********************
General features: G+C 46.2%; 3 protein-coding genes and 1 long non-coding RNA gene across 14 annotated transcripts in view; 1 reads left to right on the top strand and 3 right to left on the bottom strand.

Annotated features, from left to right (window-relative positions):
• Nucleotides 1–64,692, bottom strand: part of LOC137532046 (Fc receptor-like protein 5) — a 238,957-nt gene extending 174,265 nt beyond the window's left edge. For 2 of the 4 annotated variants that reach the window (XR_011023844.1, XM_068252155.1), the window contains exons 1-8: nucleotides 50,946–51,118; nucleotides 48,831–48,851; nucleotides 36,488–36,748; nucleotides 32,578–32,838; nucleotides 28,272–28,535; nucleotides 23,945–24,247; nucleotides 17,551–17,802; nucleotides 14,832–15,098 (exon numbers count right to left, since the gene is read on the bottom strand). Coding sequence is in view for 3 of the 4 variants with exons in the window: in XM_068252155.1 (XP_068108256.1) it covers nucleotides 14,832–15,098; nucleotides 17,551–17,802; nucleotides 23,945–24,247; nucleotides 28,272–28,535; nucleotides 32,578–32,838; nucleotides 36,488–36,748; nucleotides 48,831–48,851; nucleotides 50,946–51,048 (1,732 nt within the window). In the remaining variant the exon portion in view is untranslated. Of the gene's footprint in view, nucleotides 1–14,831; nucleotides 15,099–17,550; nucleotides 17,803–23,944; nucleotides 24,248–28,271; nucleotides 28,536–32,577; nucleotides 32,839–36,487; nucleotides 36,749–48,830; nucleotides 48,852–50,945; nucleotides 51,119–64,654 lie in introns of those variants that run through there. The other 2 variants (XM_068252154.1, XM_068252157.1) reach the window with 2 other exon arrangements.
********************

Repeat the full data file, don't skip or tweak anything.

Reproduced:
General features: G+C 46.2%; 3 protein-coding genes and 1 long non-coding RNA gene across 14 annotated transcripts in view; 1 reads left to right on the top strand and 3 right to left on the bottom strand.

Annotated features, from left to right (window-relative positions):
• Nucleotides 1–64,692, bottom strand: part of LOC137532046 (Fc receptor-like protein 5) — a 238,957-nt gene extending 174,265 nt beyond the window's left edge. For 2 of the 4 annotated variants that reach the window (XR_011023844.1, XM_068252155.1), the window contains exons 1-8: nucleotides 50,946–51,118; nucleotides 48,831–48,851; nucleotides 36,488–36,748; nucleotides 32,578–32,838; nucleotides 28,272–28,535; nucleotides 23,945–24,247; nucleotides 17,551–17,802; nucleotides 14,832–15,098 (exon numbers count right to left, since the gene is read on the bottom strand). Coding sequence is in view for 3 of the 4 variants with exons in the window: in XM_068252155.1 (XP_068108256.1) it covers nucleotides 14,832–15,098; nucleotides 17,551–17,802; nucleotides 23,945–24,247; nucleotides 28,272–28,535; nucleotides 32,578–32,838; nucleotides 36,488–36,748; nucleotides 48,831–48,851; nucleotides 50,946–51,048 (1,732 nt within the window). In the remaining variant the exon portion in view is untranslated. Of the gene's footprint in view, nucleotides 1–14,831; nucleotides 15,099–17,550; nucleotides 17,803–23,944; nucleotides 24,248–28,271; nucleotides 28,536–32,577; nucleotides 32,839–36,487; nucleotides 36,749–48,830; nucleotides 48,852–50,945; nucleotides 51,119–64,654 lie in introns of those variants that run through there. The other 2 variants (XM_068252154.1, XM_068252157.1) reach the window with 2 other exon arrangements.